Quite honestly, the current brand of science is...all over the place.
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So what does it mean for a scientist or science communicator to have a mission when it comes to the public?
Sometimes you encounter people who believe differently than you do. I know, crazy, but let's explore the hypothetical scenario just in case it were to happen.
The phrase “popular science” has a benign enough definition: explaining science to the general public.
But we are not competing in the marketplace of commerce. We're competing in the marketplace of ideas.
There are of course a few challenges to public outreach from the perspective of a scientist: difficulty in translating the jargon, fear of saying something inaccurate, discomfort in presenting to large crowds, and so on.
First off, the very act of using natural language to describe scientific concepts can be considered "dumbing down".
But we often hear the narrative that STEM literacy is declining, and that our mission is to fight that decline lest the general public becomes ignorant and afraid of the world around them. But here are three questions in response to that claim: 1) Can you actually reliably measure STEM "literacy"?, 2) Is it really declining?, and 3) Is that the true motivation of our mission?
So what to do? Well in the words of famed English novelist and critic George Orwell, "the quickest way of ending a war is to lose it."
So while many scientists agreed with the messages of the March, they didn't necessarily agree with the methods.
But not all scientists and members of the scientific community joined in the efforts. The March's slogan was "out of the labs and into the streets," but many scientists chose to stay in their labs. In this two-part series I'll weigh the pros and cons of the effort, starting with the pros.
There are many features of the scientific enterprise that we can incorporate into our everyday lives. These are all well and good, and with a properly trained mind can be wielded to great effect. But there's one more feature of science that has only emerged in relatively recent times: the rise of the collaboration.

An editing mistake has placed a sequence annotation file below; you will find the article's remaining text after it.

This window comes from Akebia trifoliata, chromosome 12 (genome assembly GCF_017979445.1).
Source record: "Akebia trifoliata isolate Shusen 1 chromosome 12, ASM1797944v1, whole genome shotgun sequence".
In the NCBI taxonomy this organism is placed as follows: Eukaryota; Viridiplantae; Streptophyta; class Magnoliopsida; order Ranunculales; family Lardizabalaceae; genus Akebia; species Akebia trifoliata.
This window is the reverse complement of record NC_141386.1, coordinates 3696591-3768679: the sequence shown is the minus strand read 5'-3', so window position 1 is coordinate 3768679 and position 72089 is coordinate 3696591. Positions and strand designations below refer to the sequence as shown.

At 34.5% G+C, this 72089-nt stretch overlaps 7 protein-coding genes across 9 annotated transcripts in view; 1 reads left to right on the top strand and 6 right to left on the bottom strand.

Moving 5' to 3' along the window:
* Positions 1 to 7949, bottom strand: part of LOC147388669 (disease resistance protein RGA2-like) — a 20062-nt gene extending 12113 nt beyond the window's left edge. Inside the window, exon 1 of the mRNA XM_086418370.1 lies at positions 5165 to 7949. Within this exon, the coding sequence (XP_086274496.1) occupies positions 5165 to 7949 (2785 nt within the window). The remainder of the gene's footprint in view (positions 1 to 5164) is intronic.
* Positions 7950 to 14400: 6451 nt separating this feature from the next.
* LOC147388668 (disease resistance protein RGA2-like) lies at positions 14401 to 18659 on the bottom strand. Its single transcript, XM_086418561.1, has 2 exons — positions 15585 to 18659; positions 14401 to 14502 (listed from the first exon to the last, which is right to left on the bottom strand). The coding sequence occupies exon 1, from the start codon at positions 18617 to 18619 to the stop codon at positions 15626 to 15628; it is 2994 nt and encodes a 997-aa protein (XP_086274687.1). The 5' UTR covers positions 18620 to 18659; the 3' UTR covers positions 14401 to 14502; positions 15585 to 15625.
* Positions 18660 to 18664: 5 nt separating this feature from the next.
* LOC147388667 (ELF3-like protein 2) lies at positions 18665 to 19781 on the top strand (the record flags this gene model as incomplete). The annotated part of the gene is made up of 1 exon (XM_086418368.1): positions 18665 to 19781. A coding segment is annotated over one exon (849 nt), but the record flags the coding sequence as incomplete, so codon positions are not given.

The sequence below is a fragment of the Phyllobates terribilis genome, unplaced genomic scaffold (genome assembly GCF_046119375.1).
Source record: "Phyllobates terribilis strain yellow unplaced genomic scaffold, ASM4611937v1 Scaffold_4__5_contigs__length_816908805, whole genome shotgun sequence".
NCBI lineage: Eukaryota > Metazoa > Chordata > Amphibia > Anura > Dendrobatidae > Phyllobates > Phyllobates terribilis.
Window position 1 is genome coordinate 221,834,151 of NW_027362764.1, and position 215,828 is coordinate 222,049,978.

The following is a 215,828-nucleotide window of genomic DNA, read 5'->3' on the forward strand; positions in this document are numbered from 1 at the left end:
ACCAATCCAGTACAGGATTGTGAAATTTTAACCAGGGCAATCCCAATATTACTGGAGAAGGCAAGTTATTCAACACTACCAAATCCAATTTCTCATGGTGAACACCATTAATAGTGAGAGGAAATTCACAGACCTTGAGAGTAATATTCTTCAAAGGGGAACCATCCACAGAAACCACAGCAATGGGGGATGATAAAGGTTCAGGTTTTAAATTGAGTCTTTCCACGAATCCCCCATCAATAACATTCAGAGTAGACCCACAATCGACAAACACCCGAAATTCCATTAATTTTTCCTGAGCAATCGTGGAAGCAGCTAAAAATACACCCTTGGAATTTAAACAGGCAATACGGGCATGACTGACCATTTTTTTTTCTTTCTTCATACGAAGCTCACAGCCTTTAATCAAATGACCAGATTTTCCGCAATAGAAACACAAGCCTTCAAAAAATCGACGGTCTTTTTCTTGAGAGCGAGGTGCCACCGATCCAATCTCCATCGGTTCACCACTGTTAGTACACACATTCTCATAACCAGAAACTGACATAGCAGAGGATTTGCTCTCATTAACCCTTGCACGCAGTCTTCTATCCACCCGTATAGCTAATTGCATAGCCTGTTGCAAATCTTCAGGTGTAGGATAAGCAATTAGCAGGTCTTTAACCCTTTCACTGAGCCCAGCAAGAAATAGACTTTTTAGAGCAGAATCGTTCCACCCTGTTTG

In a perfect world we would just open up the doors, let folks filter in to take their seats, and start talking about science. They would listen, agree that it's pretty awesome, and go home to tell their friends and family what they just learned.
But how many times do scientists not actually mind the stereotype, and even actively work to encourage it? I've met more than one scientist who deliberately puts on an air of aloofness, who has judged society to never be able to understand their work, or who thumbs their nose at social conventions because they're too important.
If a single person walks away from an educational moment not understanding the concept, we have to assume that it's entirely our fault.
Imagine a world where everybody was fully comfortable with the scientific viewpoint and readily accepted the latest research without question. Well for one, anyone who served as a facilitator of science would be out of a job, because the general public could facilitate themselves. And for two, that world would be a very scary place.
The most generous word I could use to describe the current state of media is "fractured". It's not that all audiences have turned solely to social media and that traditional media is dead, but it's that everybody has an almost dizzying array of options available to consume media.
We can't ever forget in our teaching moments the "how" we do science, otherwise it will always be just a list of empty facts, as easily consumed and discarded as the last headline.
What makes it so hard to talk about climate science? Or course the short answer is "politics", but why is it political, and why does that prevent us from speaking clearly about the subject?
It's our mission as science communicators to, well, communicate science. And not just the process and methods, but also the value and importance of science in modern society. But there's a dangerous line that's very easy to cross when promoting all things science: that science is all the things.